the queer table,


repository of feelings (love letters aren’t the same as touching you). 2020

roses from my partner on the other side of the border, 2020

nothing escapes the passage of time (6 months of separation), 2020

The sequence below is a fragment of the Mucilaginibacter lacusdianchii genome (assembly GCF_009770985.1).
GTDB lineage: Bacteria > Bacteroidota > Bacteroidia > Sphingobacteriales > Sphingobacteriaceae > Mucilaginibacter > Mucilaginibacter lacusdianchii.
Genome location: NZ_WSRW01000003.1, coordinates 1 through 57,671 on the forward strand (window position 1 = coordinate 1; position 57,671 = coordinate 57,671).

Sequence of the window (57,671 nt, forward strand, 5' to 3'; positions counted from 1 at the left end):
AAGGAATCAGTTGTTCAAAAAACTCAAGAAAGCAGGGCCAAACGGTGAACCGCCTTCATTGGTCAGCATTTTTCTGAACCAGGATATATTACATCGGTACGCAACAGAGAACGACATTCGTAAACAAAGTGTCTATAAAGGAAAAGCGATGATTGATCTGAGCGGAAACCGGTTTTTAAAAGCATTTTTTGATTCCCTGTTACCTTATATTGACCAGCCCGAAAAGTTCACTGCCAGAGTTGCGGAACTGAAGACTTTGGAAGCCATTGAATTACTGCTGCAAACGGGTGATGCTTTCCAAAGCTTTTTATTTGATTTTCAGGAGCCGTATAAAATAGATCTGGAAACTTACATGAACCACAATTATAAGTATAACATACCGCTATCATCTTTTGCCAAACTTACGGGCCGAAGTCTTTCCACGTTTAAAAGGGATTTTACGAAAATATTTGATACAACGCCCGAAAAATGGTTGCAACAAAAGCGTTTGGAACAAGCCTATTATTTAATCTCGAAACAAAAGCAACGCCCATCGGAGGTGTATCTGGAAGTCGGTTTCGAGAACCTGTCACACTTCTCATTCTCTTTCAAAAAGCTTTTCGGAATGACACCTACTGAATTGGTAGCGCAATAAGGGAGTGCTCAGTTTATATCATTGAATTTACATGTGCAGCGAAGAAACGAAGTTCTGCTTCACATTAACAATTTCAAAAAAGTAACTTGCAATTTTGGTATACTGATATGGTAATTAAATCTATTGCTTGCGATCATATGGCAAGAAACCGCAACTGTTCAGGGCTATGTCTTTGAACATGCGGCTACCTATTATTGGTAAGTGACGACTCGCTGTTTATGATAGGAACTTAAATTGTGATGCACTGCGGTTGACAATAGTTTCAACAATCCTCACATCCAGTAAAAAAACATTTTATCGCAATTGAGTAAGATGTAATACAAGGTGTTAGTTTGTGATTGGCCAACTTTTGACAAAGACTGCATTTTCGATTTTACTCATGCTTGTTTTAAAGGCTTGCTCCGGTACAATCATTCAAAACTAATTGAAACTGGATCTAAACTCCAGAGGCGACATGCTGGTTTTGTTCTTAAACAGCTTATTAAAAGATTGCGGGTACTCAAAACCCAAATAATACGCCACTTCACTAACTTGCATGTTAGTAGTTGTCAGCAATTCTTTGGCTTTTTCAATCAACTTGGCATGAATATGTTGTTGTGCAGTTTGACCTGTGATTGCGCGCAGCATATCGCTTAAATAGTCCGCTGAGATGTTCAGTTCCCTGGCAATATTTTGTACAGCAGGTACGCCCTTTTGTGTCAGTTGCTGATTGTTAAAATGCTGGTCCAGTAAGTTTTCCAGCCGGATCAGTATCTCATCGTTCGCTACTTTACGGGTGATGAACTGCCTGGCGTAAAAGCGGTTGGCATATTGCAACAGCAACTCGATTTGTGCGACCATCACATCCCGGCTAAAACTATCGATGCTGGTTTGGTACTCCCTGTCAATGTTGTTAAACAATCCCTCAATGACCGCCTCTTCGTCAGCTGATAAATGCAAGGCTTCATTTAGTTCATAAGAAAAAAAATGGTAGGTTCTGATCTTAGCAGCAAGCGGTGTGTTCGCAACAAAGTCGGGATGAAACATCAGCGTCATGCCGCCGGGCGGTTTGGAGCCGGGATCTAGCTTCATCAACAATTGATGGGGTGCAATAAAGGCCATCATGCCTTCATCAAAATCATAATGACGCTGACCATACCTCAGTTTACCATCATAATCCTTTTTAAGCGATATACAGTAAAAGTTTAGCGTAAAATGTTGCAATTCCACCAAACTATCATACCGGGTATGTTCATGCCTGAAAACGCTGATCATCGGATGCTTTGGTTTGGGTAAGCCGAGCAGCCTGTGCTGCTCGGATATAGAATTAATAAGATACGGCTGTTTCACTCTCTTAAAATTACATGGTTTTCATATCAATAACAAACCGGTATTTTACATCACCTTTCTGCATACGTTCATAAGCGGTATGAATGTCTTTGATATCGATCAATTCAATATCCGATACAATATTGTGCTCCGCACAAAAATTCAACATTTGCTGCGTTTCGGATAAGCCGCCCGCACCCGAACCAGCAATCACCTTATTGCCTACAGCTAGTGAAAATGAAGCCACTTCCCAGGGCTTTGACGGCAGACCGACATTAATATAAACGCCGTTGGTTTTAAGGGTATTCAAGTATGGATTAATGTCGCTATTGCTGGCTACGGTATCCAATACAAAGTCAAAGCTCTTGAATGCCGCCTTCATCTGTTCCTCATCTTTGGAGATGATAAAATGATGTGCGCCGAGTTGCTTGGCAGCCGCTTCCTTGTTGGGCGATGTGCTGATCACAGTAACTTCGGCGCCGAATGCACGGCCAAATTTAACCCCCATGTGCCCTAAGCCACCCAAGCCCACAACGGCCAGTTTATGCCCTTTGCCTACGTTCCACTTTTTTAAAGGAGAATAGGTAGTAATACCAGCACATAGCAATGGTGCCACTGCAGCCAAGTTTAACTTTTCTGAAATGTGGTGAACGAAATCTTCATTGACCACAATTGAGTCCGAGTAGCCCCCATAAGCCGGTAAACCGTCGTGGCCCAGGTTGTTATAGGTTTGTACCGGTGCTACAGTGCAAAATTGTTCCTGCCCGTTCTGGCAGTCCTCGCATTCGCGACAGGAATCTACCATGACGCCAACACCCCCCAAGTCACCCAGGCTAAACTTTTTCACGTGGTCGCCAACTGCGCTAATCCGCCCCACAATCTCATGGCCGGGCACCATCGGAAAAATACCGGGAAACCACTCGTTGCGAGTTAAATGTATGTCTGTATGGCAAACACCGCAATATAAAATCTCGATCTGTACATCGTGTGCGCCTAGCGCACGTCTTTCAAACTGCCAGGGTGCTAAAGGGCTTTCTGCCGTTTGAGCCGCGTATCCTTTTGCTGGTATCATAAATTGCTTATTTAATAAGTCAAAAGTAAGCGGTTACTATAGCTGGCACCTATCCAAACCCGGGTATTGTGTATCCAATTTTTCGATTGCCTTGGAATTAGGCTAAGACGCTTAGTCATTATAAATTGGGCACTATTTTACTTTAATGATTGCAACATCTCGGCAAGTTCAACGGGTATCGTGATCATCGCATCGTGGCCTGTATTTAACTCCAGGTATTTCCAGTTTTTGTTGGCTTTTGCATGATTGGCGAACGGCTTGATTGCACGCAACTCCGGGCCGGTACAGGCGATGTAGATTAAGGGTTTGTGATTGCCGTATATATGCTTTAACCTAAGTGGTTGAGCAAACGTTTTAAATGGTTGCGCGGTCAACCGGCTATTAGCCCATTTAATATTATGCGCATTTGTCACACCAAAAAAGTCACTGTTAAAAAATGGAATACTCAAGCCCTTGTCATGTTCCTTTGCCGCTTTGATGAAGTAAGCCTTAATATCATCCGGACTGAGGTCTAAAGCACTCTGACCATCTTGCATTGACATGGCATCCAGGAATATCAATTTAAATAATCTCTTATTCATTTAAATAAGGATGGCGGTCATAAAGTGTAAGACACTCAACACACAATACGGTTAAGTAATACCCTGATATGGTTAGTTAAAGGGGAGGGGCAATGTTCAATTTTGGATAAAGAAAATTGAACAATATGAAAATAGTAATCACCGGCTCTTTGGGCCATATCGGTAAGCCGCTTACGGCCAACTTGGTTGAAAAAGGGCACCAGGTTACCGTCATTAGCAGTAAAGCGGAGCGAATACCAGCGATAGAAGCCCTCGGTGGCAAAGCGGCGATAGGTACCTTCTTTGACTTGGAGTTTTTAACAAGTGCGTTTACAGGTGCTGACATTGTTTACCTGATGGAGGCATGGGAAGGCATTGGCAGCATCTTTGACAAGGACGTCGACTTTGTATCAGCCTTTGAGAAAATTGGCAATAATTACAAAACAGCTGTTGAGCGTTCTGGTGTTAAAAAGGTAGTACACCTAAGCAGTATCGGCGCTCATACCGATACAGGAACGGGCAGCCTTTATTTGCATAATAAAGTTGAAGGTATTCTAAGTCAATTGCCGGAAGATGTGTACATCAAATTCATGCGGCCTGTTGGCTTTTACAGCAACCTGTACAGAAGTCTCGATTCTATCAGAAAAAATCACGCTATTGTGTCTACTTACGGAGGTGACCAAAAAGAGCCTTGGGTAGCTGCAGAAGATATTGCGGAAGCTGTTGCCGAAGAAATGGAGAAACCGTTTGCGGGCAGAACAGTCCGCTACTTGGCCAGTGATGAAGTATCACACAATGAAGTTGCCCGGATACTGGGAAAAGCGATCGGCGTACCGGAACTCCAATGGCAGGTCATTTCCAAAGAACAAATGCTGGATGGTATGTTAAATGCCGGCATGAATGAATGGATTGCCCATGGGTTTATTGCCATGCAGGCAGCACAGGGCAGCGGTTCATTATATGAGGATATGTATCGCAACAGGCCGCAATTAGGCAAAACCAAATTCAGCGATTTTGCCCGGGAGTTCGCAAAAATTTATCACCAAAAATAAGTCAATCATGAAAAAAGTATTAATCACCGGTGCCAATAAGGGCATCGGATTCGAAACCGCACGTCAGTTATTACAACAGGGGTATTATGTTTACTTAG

Sara Ahmed gives poetic insight into queer objects in her book Queer Phenomenology: orientations, objects, others. “When we tread on paths that are less trodden, which we are not sure are paths at all… we might need even more support. The queer table would here refer to all those ways in which queers find support for their actions, including our own bodies, and the bodies of other queers” (170). Ahmed then concludes the paragraph giving a poignant definition of queer. “The queer body is not alone; queer does not reside in a body or an object, and is dependent on the mutuality of support” (170). This definition of queer aligns with the use of the table and the intentions of the letters, and the feelings of love that they encapsulate. “Anthropologist Elizabeth Edwards finds archives as “ambiguously dynamic” as materiality entangled in active social relations” (Hennessy & Smith, 131). In this tabletop series, I see human relationships and sunlight as active collaborators and subjects within a queer archival practice.